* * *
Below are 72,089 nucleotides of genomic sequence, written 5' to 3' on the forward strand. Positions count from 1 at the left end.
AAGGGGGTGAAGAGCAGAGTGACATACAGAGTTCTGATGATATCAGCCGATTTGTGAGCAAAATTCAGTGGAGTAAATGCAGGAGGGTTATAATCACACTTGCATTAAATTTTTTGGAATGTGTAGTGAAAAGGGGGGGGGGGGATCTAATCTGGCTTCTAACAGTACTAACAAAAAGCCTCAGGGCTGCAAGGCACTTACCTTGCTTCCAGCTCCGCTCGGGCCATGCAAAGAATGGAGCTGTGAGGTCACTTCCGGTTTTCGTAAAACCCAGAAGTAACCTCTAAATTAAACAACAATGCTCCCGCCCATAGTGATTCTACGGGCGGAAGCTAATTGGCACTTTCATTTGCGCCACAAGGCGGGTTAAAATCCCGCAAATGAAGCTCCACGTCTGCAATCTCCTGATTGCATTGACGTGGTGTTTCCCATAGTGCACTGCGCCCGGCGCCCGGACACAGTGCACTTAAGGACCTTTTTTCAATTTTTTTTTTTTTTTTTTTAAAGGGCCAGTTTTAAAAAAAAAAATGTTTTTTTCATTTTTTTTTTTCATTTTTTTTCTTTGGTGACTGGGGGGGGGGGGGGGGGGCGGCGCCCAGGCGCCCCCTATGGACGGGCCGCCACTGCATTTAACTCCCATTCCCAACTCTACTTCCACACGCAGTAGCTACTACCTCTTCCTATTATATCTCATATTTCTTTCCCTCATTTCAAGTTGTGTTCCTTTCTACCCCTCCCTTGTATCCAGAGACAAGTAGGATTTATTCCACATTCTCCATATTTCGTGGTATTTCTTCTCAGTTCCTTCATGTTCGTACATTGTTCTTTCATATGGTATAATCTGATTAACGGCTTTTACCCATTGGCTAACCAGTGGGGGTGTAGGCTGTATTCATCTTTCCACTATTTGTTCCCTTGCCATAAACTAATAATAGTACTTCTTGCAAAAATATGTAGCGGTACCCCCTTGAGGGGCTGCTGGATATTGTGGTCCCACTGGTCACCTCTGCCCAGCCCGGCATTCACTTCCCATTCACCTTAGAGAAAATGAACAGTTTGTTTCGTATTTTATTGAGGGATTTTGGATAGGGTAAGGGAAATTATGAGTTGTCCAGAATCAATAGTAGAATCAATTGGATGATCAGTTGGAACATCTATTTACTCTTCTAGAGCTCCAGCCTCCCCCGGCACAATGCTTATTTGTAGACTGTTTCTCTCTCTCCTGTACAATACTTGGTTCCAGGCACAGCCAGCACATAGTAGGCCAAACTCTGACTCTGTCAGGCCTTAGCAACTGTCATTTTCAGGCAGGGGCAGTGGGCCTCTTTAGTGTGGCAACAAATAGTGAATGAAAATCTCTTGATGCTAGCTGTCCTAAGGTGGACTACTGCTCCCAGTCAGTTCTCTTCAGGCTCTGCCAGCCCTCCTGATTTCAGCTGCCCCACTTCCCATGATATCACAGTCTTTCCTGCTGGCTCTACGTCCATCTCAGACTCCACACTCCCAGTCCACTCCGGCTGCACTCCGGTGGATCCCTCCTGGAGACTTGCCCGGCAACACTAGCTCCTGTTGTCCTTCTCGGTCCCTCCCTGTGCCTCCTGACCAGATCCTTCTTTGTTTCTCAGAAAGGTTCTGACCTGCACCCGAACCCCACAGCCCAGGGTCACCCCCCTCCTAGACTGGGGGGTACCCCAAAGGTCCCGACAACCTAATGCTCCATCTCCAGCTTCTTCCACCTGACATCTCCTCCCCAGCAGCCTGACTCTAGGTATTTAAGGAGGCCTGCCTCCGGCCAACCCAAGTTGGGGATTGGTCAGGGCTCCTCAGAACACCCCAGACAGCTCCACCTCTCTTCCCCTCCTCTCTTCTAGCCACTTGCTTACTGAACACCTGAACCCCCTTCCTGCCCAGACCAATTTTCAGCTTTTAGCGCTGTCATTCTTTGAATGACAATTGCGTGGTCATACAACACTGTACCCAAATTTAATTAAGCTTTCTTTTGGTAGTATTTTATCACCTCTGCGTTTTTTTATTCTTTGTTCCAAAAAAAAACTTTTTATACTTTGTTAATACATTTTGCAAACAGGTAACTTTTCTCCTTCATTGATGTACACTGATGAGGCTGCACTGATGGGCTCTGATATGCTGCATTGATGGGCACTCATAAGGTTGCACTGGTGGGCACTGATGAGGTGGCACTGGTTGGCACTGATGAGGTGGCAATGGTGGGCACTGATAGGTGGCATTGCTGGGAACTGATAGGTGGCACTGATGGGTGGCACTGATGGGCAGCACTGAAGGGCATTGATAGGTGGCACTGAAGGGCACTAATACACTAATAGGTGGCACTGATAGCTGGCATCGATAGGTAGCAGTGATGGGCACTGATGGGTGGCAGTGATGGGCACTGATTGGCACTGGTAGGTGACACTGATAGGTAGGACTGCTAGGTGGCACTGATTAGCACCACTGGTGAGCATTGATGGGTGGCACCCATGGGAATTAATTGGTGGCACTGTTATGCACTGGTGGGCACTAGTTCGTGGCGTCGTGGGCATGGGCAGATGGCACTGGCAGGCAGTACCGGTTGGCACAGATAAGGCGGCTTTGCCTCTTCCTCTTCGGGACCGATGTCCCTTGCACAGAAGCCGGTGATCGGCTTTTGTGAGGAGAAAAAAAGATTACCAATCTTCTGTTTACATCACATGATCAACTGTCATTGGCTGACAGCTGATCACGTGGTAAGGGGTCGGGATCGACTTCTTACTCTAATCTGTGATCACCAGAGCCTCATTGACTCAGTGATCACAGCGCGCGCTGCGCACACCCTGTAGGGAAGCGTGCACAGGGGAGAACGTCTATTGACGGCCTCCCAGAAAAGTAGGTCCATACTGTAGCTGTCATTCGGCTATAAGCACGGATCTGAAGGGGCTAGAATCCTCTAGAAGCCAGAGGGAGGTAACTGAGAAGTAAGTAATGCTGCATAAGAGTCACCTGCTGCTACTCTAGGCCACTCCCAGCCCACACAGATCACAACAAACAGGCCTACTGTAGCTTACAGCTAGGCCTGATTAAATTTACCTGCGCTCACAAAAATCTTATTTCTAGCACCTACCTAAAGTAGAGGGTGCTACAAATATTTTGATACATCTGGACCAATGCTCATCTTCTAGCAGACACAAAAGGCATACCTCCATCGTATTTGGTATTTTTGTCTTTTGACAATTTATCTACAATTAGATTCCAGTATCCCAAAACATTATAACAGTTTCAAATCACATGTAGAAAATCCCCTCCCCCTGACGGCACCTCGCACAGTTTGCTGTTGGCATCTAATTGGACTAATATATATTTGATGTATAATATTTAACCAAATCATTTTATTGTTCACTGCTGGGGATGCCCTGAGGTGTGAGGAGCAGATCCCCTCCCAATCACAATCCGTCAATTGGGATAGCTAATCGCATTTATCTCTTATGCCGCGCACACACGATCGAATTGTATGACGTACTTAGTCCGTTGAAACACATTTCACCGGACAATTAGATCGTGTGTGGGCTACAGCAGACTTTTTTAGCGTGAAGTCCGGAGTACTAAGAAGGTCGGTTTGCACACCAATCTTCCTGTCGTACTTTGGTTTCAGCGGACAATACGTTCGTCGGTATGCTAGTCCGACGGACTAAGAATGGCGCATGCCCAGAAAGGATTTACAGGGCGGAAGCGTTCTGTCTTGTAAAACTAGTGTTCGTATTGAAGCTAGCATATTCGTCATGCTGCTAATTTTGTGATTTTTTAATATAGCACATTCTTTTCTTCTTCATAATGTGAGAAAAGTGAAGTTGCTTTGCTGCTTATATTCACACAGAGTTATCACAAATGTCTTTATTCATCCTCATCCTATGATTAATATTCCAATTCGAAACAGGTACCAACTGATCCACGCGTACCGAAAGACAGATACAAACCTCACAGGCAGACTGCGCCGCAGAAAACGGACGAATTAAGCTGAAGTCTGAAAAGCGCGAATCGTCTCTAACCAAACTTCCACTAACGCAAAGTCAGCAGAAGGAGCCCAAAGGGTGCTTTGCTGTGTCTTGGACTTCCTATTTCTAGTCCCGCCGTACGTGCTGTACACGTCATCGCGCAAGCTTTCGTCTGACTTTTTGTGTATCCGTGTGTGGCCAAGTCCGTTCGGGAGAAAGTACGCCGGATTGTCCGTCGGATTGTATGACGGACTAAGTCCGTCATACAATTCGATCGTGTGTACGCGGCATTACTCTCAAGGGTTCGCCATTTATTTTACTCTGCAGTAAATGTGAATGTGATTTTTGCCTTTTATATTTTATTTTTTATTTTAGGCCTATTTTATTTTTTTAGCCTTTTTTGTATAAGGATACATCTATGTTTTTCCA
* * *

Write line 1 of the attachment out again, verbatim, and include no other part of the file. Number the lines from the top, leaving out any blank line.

Below are 72,089 nucleotides of genomic sequence, written 5' to 3' on the forward strand. Positions count from 1 at the left end.